On World Rhino Day, Chinese animal protection groups urge China’s President Xi to ban rhino hunting trophy imports

China is the world’s 2nd largest importer of rhino trophies after the U.S.

Humane Society International / China

African white rhino
Volodymyr Burdiak/Alamy Stock photo

BEIJING–China’s leading animal protection organizations have sent an open letter to President Xi Jinping urging the Chinese government to make China the first country in Asia to ban the import of rhino hunting trophies. At a press conference held in Beijing on World Rhino Day, Capital Animal Welfare Association (CAWA) together with wildlife and legal experts released the letter co-signed by more than twenty Chinese animal protection and conservation organizations as part of an appeal to eliminate Chinese demand for rhino products, including hunting trophies.

China is the world’s second largest importer of rhino hunting trophies after the United States. Between 2009 and 2018, China declared imports of 46 southern white rhino trophies – most imported from South Africa – in addition to 33 skins, eight bodies, 112 feet and six tails that also resulted from trophy hunts*. However, in a concerning discrepancy, South Africa reported exporting a total of 115 rhino horns and hunting trophies destined for China between 2013 and 2016 while China only reported importing 42 during the same period, raising suspicions of a vibrant black market for illegal rhino horns in China.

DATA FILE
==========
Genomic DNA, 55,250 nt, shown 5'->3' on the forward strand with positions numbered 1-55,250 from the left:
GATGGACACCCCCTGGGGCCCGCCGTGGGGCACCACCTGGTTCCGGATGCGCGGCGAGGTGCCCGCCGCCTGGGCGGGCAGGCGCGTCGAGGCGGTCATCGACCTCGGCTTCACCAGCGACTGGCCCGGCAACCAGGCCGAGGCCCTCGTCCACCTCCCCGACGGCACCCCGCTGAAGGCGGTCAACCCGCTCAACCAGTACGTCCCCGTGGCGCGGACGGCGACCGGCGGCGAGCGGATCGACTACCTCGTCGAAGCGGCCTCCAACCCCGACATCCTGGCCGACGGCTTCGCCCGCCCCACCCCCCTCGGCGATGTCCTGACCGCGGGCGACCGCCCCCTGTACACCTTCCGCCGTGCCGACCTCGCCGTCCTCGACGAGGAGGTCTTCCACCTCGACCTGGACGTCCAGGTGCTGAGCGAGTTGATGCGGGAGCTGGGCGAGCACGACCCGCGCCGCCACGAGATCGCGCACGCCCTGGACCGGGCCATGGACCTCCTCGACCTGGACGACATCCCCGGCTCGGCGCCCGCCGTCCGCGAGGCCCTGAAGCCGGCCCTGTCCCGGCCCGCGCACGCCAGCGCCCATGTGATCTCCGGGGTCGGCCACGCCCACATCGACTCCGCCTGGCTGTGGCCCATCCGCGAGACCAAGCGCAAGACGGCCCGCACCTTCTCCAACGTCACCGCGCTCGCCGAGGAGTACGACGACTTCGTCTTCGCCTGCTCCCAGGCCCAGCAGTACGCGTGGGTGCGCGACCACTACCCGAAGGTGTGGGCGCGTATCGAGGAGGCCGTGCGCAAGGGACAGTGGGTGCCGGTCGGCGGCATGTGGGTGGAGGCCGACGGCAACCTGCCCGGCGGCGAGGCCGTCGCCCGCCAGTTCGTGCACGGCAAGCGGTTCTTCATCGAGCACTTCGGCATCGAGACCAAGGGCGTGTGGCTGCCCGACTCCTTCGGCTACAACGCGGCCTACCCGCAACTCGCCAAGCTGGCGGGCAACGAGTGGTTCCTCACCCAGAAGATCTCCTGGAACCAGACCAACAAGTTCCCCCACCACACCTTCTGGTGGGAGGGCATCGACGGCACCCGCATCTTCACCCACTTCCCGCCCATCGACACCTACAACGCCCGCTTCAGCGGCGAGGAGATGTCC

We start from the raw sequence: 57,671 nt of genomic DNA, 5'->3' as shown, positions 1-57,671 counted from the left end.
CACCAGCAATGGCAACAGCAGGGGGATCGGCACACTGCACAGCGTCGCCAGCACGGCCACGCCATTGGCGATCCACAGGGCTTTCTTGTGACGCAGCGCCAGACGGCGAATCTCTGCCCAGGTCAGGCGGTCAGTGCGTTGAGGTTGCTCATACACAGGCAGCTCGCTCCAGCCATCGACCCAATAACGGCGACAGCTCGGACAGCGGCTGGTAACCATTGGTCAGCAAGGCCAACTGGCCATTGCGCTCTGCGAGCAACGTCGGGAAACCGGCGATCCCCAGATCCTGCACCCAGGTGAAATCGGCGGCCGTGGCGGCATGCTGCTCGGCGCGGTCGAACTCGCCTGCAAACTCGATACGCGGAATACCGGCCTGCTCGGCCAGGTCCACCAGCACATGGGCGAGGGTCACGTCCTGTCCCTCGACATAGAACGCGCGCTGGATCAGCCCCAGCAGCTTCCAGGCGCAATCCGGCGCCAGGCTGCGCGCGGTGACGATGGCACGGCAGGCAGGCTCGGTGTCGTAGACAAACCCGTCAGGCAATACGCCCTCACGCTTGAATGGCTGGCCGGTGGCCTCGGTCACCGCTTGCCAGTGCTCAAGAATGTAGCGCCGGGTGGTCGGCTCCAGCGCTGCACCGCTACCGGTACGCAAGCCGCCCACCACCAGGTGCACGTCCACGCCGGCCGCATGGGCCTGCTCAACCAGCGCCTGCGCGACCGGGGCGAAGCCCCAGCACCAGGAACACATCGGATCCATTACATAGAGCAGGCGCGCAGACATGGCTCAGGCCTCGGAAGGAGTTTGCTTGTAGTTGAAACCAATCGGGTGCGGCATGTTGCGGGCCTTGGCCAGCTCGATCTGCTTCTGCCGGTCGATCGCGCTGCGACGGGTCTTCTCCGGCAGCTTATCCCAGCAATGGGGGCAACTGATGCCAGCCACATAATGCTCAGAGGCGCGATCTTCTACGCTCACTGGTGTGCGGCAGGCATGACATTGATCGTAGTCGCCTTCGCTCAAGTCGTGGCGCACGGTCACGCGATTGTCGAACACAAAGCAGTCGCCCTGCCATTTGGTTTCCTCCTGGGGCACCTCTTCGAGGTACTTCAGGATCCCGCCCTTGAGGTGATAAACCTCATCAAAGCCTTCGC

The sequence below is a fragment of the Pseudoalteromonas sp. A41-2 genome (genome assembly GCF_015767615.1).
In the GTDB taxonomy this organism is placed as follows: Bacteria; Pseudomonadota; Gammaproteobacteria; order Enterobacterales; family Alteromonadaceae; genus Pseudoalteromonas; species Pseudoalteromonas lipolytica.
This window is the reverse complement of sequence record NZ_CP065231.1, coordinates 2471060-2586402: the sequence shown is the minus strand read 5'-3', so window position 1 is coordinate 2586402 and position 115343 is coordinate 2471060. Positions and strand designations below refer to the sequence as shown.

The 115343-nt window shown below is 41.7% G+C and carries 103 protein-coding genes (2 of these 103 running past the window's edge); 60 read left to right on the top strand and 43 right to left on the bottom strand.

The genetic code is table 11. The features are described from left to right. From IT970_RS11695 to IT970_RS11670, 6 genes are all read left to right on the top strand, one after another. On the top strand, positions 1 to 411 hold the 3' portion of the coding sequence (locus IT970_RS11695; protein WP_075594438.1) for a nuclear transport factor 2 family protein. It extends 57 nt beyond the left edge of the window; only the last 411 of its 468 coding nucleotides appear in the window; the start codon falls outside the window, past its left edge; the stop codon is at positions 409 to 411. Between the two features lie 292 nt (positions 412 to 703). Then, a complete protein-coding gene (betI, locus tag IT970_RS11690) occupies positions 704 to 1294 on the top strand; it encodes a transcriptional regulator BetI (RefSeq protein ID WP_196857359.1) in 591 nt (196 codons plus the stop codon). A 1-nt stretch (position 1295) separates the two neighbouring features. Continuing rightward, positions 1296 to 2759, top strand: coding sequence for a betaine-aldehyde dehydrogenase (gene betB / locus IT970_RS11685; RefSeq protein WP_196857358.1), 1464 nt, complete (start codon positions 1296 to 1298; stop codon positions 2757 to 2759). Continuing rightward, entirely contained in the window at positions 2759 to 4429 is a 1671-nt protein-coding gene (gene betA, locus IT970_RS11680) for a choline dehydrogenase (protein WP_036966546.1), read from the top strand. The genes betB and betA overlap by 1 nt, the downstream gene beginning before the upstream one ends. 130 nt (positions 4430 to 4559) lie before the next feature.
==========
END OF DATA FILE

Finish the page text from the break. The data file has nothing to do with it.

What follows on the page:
The Convention on International Trade in Endangered Species of Wild Fauna and Flora (CITES) has identified China as a “focus country” to address the rhino poaching crisis and rhino horn trafficking, in addition to Viet Nam, Zimbabwe, South Africa, Namibia, Botswana and Mozambique. Indeed, 30% of recorded global rhino horn seizures between 2014 and 2018 involved China, suggesting that demand for rhino horn in the country is increasing. The number of overseas Chinese nationals arrested for crimes involving illegal rhino horn has also escalated significantly in recent years.

The Chinese NGO and experts’ letter states: “Trophy hunting is a bloody hobby and has been heavily chastised by members of the public in most countries around the world. However, this activity has become a pursuit for the wealthy few in China who can afford to spend a large sum to travel across the globe and take pleasure from killing rare and iconic wild animals, showing off by posing for morbid selfies by the slain animal bodies. Our country has become the target of aggressive promotion by the international trophy hunting industry that has been losing customers in the West and hope to lure Chinese customers…The International Union of Conservation of Nature’s Ethics Specialist Group has stated that trophy hunting is unethical. Trophy hunting is deeply rooted in Western colonialism and incompatible with Chinese history and tradition.”